Tack n' Talk

Online Equestrian Resource

Hydrotherapy: Why and how it works.

Sea water has been recognized as an aid to the treatment and prevention of leg problems in horses for centuries.   Red Rum, the infamous Grand National winner, would not have been racing at all for not the benefits of training on the beach!

A common modality, cold water hosing, cools the skin surface but the uncontrolled water temperature  may not be cold enough to affect the structures most often involved in injury.  Cod sea water, in particular, has an anti-inflammatory effect which facilities healing and helps guard against injury.  Consequently, inventors over the past number of years have been patenting numerous devices replicating the benefits of cold sea water into a controlled environment.

To understand how cold water hydrotherapy works, we first need to understand how the horse’s body reacts to trauma.  Enzymes and proteins are released when cells are injured causing the blood vessel walls in that area to dilate and become more porous.  The lymphocytes are directed to the site of the trauma passing through the porous membranes, entering the injured tissues to being fighting the infection.  Extra fluids, carrying oxygen and proteins for tissue repair, also gather around the injured area as tissue damage triggers the secretion of hormones which are responsible for pain the horse feels.  Pain, heat and swelling are the three main symptoms of inflammation.  Pain helps prevent the overuse of the affected area.  Heat results from the increased blood flow and swelling helps immobilize the area.  All necessary in the healing process of the injured area.

When inflammation rages out of control hindering the healing process, hypoxic injury may occur.  The flow of blood and lymph tends to stall when additional pressure by the fluid build up increases.  The safest way to break this destructive cycle of secondary cell injury, hypoxic injury, is to use the horse’s circulatory system to remove excess fluids that have collected in the tissues.  There are two natural ways of removing excess fluids – applying heat and applying cold.  However, heat should never be applied to an acute injury!

Cold water therapy triggers three basic reactions.  At the cellular level, the metabolic response of the cells is reduced so less oxygen is needed to function and therefore less hypoxic injury occurs.  Cold therapy also decreases the permeability of the blood vessel walls reducing the amount of fluid that accumulates in the injured area while the cold numbs the area to a certain degree acting as a topical analgesic.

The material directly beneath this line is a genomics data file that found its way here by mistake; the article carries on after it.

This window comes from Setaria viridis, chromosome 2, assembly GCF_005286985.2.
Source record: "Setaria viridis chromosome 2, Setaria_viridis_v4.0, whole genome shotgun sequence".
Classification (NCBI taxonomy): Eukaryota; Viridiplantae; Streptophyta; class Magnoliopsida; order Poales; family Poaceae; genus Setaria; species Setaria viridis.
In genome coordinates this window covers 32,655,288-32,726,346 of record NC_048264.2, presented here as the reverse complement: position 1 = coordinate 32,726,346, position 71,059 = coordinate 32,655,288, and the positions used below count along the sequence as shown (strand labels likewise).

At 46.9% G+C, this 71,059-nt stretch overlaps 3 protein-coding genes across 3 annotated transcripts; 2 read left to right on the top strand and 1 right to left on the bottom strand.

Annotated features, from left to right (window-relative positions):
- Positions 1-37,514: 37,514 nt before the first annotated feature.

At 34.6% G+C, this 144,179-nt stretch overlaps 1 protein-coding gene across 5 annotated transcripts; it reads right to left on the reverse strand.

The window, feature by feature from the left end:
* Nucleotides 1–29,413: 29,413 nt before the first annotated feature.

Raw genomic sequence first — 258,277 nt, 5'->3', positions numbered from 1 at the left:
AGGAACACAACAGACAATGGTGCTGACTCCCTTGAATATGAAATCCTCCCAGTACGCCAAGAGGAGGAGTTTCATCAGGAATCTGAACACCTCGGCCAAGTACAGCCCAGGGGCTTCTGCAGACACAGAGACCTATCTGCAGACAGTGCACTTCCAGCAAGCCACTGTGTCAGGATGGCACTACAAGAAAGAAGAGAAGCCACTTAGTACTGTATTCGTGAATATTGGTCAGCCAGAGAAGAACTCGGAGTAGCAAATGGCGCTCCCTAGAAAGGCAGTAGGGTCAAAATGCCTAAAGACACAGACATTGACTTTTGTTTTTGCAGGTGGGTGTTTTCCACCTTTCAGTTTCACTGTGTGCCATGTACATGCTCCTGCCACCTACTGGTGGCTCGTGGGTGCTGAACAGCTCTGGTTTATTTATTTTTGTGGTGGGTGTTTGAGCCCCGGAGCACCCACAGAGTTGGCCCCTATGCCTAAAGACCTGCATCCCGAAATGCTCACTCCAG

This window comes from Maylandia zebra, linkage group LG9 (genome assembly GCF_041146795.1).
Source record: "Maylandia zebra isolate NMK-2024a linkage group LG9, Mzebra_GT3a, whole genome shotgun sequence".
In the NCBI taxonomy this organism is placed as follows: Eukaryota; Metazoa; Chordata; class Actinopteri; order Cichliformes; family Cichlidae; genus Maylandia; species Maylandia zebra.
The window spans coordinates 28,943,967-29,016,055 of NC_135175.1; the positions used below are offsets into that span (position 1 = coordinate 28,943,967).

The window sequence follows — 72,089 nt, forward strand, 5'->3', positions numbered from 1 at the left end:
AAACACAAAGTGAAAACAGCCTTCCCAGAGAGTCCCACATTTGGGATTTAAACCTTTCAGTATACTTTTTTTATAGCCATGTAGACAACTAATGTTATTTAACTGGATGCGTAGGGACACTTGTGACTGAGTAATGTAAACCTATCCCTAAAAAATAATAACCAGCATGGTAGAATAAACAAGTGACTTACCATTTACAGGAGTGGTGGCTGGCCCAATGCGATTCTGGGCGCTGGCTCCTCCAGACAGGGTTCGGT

Cold hosing is one of the simplest forms of hydrotherapy and a new injury can benefit from being cold hosed for about 20 minutes at a time as often as possible.  Shorter periods of time are not beneficial as the blood vessels are not given enough time to react.

Ice can provide concentrated cold response which can stimulate faster results.  The only disadvantage is that the horse’s body heat them up rendering them ineffective after a short period of time.  However, applying ice for 15 – 20 minutes every 2 hours seems to have the best effect.  Longer applications may lead to tissue damage.

Over the past 20 years there have been major advances in the design of Equine Spas.  During the 1990s there was considerable amount of anecdotal evidence that was reports to the excellent results achieved in horse leg injuries.  Trials were conducted at the University of Sydney to establish an independent verdict on the benefits of cold water hydrotherapy.   Positive results were found across a whole range of leg injuries.  As well, horses with open wounds responded very rapidly to treatment, hoof growth was stimulated, laminitis responded well and even navicular syndrome responded in 2 out of 3 cases.  Today, equine therapeutic spas have spread across Europe and North America with similar results being experienced!

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1 Comment»

  mantar hastalığı wrote @

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